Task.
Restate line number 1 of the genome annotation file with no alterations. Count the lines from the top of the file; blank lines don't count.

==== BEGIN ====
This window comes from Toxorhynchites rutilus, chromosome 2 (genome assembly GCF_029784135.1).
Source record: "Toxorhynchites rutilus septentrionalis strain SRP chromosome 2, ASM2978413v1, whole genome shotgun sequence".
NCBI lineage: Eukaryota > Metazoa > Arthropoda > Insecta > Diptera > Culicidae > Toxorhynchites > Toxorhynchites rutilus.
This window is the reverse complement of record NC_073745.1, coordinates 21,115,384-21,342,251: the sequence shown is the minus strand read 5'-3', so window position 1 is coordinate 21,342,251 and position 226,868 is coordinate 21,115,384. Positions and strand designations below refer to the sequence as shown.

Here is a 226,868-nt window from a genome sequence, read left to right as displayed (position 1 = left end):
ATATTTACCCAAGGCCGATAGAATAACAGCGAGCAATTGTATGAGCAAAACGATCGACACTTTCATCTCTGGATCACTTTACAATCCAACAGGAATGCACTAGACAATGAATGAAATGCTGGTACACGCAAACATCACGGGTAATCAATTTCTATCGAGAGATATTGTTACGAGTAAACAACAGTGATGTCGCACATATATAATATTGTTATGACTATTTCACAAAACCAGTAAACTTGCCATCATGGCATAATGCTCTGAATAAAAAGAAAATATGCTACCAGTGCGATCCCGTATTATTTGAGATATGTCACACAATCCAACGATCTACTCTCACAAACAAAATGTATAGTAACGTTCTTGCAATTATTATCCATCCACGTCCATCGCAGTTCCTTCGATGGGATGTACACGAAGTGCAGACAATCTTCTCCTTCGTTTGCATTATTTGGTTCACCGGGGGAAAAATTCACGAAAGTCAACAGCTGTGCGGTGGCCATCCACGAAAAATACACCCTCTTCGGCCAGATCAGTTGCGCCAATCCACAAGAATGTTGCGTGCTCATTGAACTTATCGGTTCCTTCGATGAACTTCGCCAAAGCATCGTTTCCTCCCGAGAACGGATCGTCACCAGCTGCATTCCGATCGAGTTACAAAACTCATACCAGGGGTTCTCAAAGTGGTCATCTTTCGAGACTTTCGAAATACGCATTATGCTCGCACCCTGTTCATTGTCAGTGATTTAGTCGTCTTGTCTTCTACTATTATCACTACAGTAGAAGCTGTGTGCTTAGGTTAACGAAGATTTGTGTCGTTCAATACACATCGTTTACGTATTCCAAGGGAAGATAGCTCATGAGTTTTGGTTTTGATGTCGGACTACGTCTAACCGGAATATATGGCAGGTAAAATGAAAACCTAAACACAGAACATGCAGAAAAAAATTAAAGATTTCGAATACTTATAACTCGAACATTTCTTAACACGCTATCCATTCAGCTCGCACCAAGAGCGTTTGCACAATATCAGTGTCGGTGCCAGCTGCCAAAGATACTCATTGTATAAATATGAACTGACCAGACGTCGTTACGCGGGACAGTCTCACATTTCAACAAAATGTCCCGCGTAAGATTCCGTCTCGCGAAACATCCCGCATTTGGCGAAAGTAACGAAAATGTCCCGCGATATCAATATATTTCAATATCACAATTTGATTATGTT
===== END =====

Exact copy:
This window comes from Toxorhynchites rutilus, chromosome 2 (genome assembly GCF_029784135.1).